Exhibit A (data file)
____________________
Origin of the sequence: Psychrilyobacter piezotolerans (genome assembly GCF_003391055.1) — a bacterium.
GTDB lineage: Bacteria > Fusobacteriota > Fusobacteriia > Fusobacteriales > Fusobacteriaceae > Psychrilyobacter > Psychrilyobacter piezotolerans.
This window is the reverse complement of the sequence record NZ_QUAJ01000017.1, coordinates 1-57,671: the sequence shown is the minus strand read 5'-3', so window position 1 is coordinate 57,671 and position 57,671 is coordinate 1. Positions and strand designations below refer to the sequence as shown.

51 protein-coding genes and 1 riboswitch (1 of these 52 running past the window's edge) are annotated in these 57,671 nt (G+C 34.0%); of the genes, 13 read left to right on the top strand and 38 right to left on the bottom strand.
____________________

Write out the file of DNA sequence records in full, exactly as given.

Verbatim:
Origin of the sequence: Psychrilyobacter piezotolerans (genome assembly GCF_003391055.1) — a bacterium.
GTDB lineage: Bacteria > Fusobacteriota > Fusobacteriia > Fusobacteriales > Fusobacteriaceae > Psychrilyobacter > Psychrilyobacter piezotolerans.
This window is the reverse complement of the sequence record NZ_QUAJ01000017.1, coordinates 1-57,671: the sequence shown is the minus strand read 5'-3', so window position 1 is coordinate 57,671 and position 57,671 is coordinate 1. Positions and strand designations below refer to the sequence as shown.

51 protein-coding genes and 1 riboswitch (1 of these 52 running past the window's edge) are annotated in these 57,671 nt (G+C 34.0%); of the genes, 13 read left to right on the top strand and 38 right to left on the bottom strand.